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Did Glen Campbell Parents Have Alzheimer’s

His Daughter With Diane Kirk

Glen Campbell Passes Away At Age 81

In 1954, Campbell got married to Diane Kirk. At the time, he was only 17 and she was 15 and expecting the couples first child, part of the reason they decided to marry so young. Sadly, their child died as ababy.

Then in 1956, the pair welcomed their daughter, Debby, who eventually went on to marry an Air Force MP. Campbell and Kirk divorced in 1959, in what sources say was an amicable split.

Campbell Seems To Have Stayed Sweet And Upbeat Do Peoples Personalities Stay The Same After A Diagnosis

Petersen: In general, I think most people remain consistent with their previous personality characteristics.

If a person was a nice individual throughout his or her life, that probably will continue and that certainly was exactly the case with Glen.

On the other hand, there are instances where people do undergo a change. The plaques and tangles that cause the disease may be distributed in the brain in different regions in different people. If you get more of the frontal lobes involved, which to a certain extent dictate our behavior, personality, social appropriateness, you may get these behavioral personality changes. Its variable.

Glen remained the nicest person always socially appropriate, cordial, polite well into the disease. He may not know who you are, but he still treats you with respect and you could have a reasonable somewhat superficial but a very nice conversation with him. I never saw him irritable, impolite or rude at any point in the disease process.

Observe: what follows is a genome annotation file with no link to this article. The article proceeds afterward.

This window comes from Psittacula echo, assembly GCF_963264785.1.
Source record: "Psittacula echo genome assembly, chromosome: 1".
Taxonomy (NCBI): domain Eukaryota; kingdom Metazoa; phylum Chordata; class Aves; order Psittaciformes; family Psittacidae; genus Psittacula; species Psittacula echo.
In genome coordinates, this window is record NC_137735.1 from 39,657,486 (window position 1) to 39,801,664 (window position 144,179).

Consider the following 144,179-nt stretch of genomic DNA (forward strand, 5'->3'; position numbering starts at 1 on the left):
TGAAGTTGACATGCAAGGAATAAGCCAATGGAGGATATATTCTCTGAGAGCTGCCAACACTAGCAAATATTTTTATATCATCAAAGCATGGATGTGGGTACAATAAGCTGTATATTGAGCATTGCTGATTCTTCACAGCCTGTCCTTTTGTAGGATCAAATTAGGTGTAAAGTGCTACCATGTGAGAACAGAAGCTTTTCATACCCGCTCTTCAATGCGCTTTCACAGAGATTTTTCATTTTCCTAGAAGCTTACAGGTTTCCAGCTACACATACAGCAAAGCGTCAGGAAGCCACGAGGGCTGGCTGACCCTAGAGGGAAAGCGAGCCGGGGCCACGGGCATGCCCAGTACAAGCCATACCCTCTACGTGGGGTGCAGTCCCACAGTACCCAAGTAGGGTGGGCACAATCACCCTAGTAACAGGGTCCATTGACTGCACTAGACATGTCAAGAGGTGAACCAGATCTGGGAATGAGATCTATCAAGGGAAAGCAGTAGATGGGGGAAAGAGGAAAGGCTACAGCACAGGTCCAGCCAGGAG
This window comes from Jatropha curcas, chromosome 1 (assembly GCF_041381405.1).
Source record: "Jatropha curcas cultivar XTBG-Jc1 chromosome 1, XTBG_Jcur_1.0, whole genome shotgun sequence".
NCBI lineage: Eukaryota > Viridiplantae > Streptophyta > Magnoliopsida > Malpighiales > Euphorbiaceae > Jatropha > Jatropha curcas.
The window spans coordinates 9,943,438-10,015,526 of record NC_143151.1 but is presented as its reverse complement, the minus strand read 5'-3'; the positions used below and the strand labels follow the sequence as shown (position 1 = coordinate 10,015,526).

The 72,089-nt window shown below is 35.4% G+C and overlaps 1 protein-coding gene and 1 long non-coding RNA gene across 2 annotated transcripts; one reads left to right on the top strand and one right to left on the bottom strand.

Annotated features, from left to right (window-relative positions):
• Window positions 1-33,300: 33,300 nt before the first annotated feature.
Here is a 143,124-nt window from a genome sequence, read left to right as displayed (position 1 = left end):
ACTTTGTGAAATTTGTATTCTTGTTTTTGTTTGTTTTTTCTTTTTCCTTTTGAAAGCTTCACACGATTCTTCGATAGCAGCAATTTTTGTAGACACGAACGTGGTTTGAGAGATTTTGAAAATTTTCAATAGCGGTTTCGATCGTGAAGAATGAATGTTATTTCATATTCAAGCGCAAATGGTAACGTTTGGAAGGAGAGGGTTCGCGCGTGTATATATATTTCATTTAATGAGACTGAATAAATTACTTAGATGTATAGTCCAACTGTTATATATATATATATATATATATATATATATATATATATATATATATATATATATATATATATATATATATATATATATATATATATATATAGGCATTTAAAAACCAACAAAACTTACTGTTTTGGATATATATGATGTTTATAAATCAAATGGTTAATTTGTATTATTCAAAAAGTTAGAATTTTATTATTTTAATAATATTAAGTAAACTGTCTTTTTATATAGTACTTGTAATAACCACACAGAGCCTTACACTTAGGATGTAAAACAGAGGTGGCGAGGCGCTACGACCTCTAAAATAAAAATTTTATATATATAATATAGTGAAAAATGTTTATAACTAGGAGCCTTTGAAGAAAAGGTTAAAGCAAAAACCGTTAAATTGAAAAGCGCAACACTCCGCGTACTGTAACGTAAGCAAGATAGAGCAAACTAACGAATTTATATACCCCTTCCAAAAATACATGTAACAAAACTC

Loss Of Language During Alzheimers

Glen Campbell developed aphasia during the later stages of Alzheimers. Northwestern University researchers state that primary progressive aphasia is caused by Alzheimers 30 40% of the time, though its unknown if Campbells aphasia was part of or separate from the Alzheimers. This article from Northwestern is a great resource for more information on Alzheimers disease, Alzheimers dementia, and primary progressive aphasia.

His wife, Kim, described his situation before his death:

He has aphasia, so hes lost most of his language. He doesnt understand much. Occasionally, he can say a short sentence an automatic response like I love you or How are you doing? The words dont register meaning in his head.

But he still has his essence, Kim says.

There are times when he still tries to tell jokes. Its often gibberish, but it still makes Kim laugh. Occasionally, he will break into an air guitar though he doesnt play a real one anymore. Other times, he tries to sing.